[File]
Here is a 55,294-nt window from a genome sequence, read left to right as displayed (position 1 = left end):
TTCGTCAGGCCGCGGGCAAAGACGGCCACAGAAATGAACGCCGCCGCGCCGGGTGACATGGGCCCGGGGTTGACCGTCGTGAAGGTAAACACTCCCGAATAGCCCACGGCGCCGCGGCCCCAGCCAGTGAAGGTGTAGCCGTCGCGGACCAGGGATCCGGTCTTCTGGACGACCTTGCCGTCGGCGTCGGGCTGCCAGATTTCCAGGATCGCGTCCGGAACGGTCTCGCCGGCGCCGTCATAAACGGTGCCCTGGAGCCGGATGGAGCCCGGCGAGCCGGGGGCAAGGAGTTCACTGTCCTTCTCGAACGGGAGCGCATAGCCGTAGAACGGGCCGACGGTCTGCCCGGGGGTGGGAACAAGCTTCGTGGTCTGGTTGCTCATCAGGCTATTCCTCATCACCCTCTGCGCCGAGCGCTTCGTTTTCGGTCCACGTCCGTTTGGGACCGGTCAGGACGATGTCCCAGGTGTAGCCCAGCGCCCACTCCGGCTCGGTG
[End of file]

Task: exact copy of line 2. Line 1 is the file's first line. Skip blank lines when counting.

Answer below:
TTCGTCAGGCCGCGGGCAAAGACGGCCACAGAAATGAACGCCGCCGCGCCGGGTGACATGGGCCCGGGGTTGACCGTCGTGAAGGTAAACACTCCCGAATAGCCCACGGCGCCGCGGCCCCAGCCAGTGAAGGTGTAGCCGTCGCGGACCAGGGATCCGGTCTTCTGGACGACCTTGCCGTCGGCGTCGGGCTGCCAGATTTCCAGGATCGCGTCCGGAACGGTCTCGCCGGCGCCGTCATAAACGGTGCCCTGGAGCCGGATGGAGCCCGGCGAGCCGGGGGCAAGGAGTTCACTGTCCTTCTCGAACGGGAGCGCATAGCCGTAGAACGGGCCGACGGTCTGCCCGGGGGTGGGAACAAGCTTCGTGGTCTGGTTGCTCATCAGGCTATTCCTCATCACCCTCTGCGCCGAGCGCTTCGTTTTCGGTCCACGTCCGTTTGGGACCGGTCAGGACGATGTCCCAGGTGTAGCCCAGCGCCCACTCCGGCTCGGTG